Summertime on the Homestead is a time of activity, especially in June. The sun rises early and all the birds start shouting with glee.
“Let us out!”, shout the chickens, pecking at the coop door outside.
“Hey! This is my food!”, shout the doves at each other, in the room next door.
“Get up!”, calls old Glory the Cat, “It’s time to feed me!”
The younger cats snooze until I pull myself out of bed. We were up late and we are tired.
I start the coffee, feed Glory and stumble outside to let the chickens out. I count them while they scatter. Eight, the same number I counted at Chicken Bedtime the night before. I sigh with relief.
Patience the Cat and I look around. The garden fence is disturbed, the catch bucket at the faucet is overturned and we find a dropping.
We know who is responsible.
The night before, we had heard rattling and scratching noises. I had gotten out of bed and opened a window to find a mama raccoon and five kits, still about a third her size. She led them around the yard, digging and thrusting her nose into the straw to find food while the kits tried to figure out how to get over the garden fence. One by one, they learned to climb the fencing and joined her.
Like anybody who keeps chickens, I get nervous when raccoons hang out in my yard. A raccoon will kill the whole flock and only eat one. Coops have to be reinforced against them and I have a strong bias against their presence. In fact, Georgia Chicken got stolen by a raccoon last year. It’s a “natural death for a chicken”, as one friend consoled, but I’m still angry and don’t like to see them in the yard. I keep a saucepan full of rocks near the window and shake it to scare them away whenever I see one.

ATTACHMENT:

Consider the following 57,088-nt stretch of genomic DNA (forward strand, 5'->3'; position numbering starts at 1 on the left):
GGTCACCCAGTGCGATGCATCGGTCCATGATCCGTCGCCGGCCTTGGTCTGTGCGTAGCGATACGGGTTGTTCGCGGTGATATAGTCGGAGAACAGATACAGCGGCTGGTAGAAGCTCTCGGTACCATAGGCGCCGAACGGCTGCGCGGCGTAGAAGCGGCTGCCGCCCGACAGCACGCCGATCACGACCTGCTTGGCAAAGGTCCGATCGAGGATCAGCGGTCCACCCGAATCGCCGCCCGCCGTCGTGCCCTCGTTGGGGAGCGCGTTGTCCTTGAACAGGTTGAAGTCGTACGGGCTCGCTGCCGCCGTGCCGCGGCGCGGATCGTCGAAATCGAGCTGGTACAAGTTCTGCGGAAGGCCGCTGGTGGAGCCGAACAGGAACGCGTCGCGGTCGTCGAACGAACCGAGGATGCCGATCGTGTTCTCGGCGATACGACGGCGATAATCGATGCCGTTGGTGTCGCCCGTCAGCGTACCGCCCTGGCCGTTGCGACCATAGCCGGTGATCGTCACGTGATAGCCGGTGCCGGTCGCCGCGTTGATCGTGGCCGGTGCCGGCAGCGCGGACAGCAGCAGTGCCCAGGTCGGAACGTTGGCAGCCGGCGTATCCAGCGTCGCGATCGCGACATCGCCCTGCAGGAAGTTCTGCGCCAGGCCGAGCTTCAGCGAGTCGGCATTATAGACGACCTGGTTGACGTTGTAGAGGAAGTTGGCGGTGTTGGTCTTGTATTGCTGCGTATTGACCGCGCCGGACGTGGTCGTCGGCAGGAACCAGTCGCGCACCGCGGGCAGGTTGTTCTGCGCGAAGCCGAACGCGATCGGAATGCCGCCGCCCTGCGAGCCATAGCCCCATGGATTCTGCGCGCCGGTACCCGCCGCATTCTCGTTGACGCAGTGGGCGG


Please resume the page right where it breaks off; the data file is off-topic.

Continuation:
I didn’t shake the saucepan this time, though. Since they showed no interest in the chicken coop, I shut the window and went back to bed.
We were awakened later by squealing, squeaking and security lights. The young cats and I all looked at the window and then at each other. I opened the window again.
The raccoons must have found enough to eat because they were playing! The mama raccoon was tussling with the babies. She would chase them and nuzzle them with her nose while they wriggled and squealed. She jumped up on a tree and jumped down again and ran around while they chased her. Sometimes she would play with one kit while the others gamboled around together, like kittens.
I was stunned.
When I think of raccoons, I think of hardware cloth, cement blocks and double-locked coop doors. I didn’t know they could play. I didn’t know their mothers took pleasure in raising them.
In a few weeks, those kits will be grown up. They’ll be a danger to my chickens and I’ll do my best to lock up the food, empty the water bucket and scare them away.
But just for right now, I’ll watch this little miracle in disbelief and smile when I am woken up by joyful squealing.
©Hungry Chicken Homestead 2016